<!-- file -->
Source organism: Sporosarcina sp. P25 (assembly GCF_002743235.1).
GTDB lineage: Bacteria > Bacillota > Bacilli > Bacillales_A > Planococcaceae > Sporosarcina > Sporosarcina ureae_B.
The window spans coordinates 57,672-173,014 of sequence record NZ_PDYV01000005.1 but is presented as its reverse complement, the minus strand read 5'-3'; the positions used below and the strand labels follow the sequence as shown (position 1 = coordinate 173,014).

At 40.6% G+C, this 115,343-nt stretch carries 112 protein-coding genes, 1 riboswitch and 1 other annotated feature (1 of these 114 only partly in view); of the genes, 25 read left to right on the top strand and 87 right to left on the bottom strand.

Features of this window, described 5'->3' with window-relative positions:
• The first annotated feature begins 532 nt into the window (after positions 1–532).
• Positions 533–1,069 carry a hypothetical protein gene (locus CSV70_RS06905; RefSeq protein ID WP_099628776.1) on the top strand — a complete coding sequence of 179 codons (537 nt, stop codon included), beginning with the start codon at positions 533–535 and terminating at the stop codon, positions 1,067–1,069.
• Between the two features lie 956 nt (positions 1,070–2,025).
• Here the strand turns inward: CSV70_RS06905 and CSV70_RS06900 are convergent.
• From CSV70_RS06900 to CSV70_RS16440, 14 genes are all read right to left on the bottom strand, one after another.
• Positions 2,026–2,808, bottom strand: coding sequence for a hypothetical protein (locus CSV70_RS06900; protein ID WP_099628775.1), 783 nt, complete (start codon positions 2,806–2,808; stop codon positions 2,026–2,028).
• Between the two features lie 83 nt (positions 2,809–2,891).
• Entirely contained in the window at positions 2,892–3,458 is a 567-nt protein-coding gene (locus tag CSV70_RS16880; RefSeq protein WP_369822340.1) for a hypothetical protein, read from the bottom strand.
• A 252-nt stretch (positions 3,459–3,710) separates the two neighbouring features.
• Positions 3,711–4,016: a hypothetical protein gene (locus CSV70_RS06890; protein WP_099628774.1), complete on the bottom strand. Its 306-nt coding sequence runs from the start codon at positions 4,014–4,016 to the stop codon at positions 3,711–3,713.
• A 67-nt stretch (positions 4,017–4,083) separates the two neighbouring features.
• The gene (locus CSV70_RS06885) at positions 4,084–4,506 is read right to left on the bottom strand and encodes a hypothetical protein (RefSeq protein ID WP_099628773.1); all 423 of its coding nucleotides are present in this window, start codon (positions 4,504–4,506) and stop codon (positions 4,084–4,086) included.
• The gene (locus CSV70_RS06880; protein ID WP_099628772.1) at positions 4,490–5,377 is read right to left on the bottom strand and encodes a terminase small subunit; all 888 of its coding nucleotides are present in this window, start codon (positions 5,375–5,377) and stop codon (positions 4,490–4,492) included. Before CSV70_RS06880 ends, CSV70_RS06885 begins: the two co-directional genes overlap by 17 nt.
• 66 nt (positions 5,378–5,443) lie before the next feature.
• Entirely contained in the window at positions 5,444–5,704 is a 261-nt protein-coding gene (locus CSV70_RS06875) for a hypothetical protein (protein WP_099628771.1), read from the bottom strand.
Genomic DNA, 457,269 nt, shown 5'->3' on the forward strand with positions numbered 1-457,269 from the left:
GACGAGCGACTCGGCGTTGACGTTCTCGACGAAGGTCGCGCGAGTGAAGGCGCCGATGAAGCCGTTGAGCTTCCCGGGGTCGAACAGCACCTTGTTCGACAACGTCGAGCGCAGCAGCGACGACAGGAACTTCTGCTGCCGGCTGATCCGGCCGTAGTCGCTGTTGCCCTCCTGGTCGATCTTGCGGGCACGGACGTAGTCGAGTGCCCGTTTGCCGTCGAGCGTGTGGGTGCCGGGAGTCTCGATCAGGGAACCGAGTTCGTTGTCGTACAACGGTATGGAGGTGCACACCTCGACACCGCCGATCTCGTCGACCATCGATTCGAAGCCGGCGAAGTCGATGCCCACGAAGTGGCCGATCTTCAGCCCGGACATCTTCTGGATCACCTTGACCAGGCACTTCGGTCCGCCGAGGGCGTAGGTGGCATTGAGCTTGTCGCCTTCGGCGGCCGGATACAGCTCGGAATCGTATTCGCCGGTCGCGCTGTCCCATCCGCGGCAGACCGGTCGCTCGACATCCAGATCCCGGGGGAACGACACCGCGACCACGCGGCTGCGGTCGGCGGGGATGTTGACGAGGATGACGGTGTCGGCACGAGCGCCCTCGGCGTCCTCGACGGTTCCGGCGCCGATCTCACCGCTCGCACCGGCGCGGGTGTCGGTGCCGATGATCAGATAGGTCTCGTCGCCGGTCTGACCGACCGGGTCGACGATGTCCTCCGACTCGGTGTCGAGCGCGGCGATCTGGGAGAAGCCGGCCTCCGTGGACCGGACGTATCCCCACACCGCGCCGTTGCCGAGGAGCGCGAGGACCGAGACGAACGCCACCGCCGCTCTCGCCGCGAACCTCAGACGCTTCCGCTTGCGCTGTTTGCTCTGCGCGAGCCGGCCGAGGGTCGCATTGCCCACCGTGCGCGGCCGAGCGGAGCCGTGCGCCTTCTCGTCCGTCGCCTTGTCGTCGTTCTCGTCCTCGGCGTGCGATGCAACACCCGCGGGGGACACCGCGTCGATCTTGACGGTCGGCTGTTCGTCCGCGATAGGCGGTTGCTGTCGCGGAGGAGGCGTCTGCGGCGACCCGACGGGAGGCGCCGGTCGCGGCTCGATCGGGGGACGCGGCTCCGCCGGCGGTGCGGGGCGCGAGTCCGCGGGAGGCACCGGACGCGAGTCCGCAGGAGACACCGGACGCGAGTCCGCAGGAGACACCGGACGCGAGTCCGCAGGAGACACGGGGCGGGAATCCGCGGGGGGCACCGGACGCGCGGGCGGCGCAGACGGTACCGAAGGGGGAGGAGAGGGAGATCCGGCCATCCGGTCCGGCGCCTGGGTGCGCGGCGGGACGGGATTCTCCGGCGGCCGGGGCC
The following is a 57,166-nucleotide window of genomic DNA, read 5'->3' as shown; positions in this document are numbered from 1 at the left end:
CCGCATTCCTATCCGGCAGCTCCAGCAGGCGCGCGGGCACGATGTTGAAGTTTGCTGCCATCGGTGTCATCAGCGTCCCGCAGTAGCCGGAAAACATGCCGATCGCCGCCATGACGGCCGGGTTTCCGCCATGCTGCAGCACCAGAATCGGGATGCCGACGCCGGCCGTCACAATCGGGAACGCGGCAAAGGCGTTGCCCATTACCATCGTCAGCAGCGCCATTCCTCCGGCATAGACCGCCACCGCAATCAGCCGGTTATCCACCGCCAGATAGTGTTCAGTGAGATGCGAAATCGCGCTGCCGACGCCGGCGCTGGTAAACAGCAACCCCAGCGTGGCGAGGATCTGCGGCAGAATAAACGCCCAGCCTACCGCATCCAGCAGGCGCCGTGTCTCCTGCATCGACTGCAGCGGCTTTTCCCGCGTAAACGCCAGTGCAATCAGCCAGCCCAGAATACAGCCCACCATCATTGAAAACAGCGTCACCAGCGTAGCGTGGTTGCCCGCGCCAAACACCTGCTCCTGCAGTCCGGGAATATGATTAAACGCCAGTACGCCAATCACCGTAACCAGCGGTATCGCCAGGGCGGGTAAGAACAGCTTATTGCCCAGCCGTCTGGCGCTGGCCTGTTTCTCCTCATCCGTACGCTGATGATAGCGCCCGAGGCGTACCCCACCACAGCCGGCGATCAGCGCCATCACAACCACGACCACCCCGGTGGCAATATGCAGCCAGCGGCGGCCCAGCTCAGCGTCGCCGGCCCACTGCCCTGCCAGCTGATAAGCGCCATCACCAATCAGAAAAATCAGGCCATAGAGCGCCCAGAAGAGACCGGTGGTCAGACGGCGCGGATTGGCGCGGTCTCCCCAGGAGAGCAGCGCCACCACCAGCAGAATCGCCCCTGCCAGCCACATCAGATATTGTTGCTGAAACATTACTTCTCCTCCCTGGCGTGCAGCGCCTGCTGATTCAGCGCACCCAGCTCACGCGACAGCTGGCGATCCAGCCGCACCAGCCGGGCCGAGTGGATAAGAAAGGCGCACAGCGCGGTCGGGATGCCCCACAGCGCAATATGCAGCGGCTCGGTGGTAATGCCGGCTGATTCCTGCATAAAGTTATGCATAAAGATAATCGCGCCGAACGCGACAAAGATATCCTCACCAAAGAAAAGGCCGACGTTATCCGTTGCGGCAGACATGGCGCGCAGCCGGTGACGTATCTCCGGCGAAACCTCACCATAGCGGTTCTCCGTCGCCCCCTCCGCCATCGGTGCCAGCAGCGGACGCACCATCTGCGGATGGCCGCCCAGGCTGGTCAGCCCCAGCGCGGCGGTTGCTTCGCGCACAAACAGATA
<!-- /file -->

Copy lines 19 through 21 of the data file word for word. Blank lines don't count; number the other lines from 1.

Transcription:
• 66 nt (positions 5,378–5,443) lie before the next feature.
• Entirely contained in the window at positions 5,444–5,704 is a 261-nt protein-coding gene (locus CSV70_RS06875) for a hypothetical protein (protein WP_099628771.1), read from the bottom strand.
Genomic DNA, 457,269 nt, shown 5'->3' on the forward strand with positions numbered 1-457,269 from the left: